Emerging & Specific Regulation

BCBS 239239 Extension

What is BCSB 239 Compliance? and What is the latest BCBS 239 Extension?

BCBS 239 refers to the “Principles for Effective Risk Data Aggregation and Risk Reporting” issued by the BCBS in 2013. These principles provide guidance to banks on how to improve the way they collect, manage, and report risk data, with the goal of strengthening risk management practices. 

The extension of BCBS 239 principles by the European Central Bank (ECB) marks a significant step towards fortifying financial institutions’ risk data aggregation and reporting capabilities. This initiative addresses the deficiencies identified in earlier implementations of BCBS 239, aiming to bolster the financial industry’s resilience by enhancing data quality, governance, and infrastructure to support robust risk management practices.

BCBS 239 Compliance & Latest Revisions

The thematic review conducted by the European Central Bank (ECB) on effective risk data aggregation and risk reporting, guided by the Basel Committee on Banking Supervision’s (BCBS) 239 principles, presents a comprehensive evaluation of the current state of risk data management among significant financial institutions. The review, initiated as a supervisory priority in 2016, involved an in-depth assessment of 25 significant institutions to gauge their governance structures, data aggregation capabilities, and reporting practices in the realm of risk management.

The ECB’s findings from the review paint a concerning picture of the implementation status of the BCBS 239 principles among the examined institutions, including some classified as global systemically important banks. Notably, none of these institutions had fully realized the BCBS 239 principles by the review’s conclusion. The shortcomings primarily stem from ambiguous responsibilities and accountability for data quality, with a blurred understanding of the roles and responsibilities between business control functions and IT departments.

The review emphasizes the importance of sound risk data aggregation capabilities and effective risk reporting practices, especially in the wake of the global financial crisis, which underscored the critical impact of managing risk-related data on an institution’s risk profile and the sustainability of its business model. The ECB’s assessment underscores the necessity for further enhancements in governance frameworks, data management processes, and IT infrastructures to bolster risk data aggregation and reporting capabilities.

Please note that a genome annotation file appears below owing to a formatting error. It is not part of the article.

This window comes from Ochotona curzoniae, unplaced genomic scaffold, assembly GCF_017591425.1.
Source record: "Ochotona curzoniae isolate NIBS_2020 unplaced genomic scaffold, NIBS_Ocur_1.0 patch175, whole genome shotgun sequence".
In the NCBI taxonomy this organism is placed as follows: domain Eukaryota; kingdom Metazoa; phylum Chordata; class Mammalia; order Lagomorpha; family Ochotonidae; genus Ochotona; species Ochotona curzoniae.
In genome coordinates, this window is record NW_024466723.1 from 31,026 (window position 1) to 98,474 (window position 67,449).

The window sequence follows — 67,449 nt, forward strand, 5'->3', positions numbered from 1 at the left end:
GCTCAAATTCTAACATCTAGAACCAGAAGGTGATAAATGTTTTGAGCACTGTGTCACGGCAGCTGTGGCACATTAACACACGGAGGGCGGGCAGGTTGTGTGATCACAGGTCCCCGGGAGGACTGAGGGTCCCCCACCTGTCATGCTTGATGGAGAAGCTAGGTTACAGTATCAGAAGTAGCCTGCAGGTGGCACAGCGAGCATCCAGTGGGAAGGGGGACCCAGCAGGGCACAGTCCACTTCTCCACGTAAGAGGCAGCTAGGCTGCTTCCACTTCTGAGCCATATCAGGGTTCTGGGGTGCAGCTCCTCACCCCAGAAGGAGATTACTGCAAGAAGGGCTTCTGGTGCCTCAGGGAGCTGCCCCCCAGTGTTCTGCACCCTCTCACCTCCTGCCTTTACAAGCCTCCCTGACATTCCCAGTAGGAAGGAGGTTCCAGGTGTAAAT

Key areas of concern highlighted by the review include: (i) inadequate clarity on roles and responsibilities for data quality, (ii) poor scoping of key reports, (iii) disconnect between Legal Entity and Global governance, (iv) incomplete implementation of the BCBS principles, and (v) a lack of oversight at executive levels. These deficiencies call for concerted efforts to rectify governance arrangements, IT strategies, and operational processes to meet supervisory standards and international best practices.


BCBS 239 Compliance: Pitfalls & Lessons Learned

The urgency for implementing the BCBS 239 extension is driven by the increasing complexity of the financial system and the lessons learned from past financial crises, including the 2007 crisis and the more recent challenges posed by the COVID-19 pandemic. These events have underscored the critical importance of having reliable risk data for decision-making and risk management, particularly in stress situations. The ECB’s consultation, which concluded on October 6, 2023, reflects a proactive approach to addressing these challenges and preventing future systemic risks. BCBS 239 Compliance is back in question!

Tackling as a matter of priority the seven key areas of concern highlighted by the ECB is key:

  1. Responsibilities of management bodies,